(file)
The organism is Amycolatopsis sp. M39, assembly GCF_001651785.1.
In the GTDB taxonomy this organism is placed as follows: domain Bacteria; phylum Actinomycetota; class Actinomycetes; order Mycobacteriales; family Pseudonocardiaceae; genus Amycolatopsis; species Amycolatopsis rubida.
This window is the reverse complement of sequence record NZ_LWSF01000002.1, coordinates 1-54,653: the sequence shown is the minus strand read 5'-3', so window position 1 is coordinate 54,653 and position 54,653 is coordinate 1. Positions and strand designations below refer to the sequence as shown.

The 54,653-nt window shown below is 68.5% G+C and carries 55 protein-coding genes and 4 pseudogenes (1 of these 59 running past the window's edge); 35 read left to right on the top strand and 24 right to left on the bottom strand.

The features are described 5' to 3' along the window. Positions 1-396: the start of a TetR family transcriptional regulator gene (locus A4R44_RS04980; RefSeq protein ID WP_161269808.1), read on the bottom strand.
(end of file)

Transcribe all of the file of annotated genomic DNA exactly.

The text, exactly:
The organism is Amycolatopsis sp. M39, assembly GCF_001651785.1.
In the GTDB taxonomy this organism is placed as follows: domain Bacteria; phylum Actinomycetota; class Actinomycetes; order Mycobacteriales; family Pseudonocardiaceae; genus Amycolatopsis; species Amycolatopsis rubida.
This window is the reverse complement of sequence record NZ_LWSF01000002.1, coordinates 1-54,653: the sequence shown is the minus strand read 5'-3', so window position 1 is coordinate 54,653 and position 54,653 is coordinate 1. Positions and strand designations below refer to the sequence as shown.

The 54,653-nt window shown below is 68.5% G+C and carries 55 protein-coding genes and 4 pseudogenes (1 of these 59 running past the window's edge); 35 read left to right on the top strand and 24 right to left on the bottom strand.

The features are described 5' to 3' along the window. Positions 1-396: the start of a TetR family transcriptional regulator gene (locus A4R44_RS04980; RefSeq protein ID WP_161269808.1), read on the bottom strand.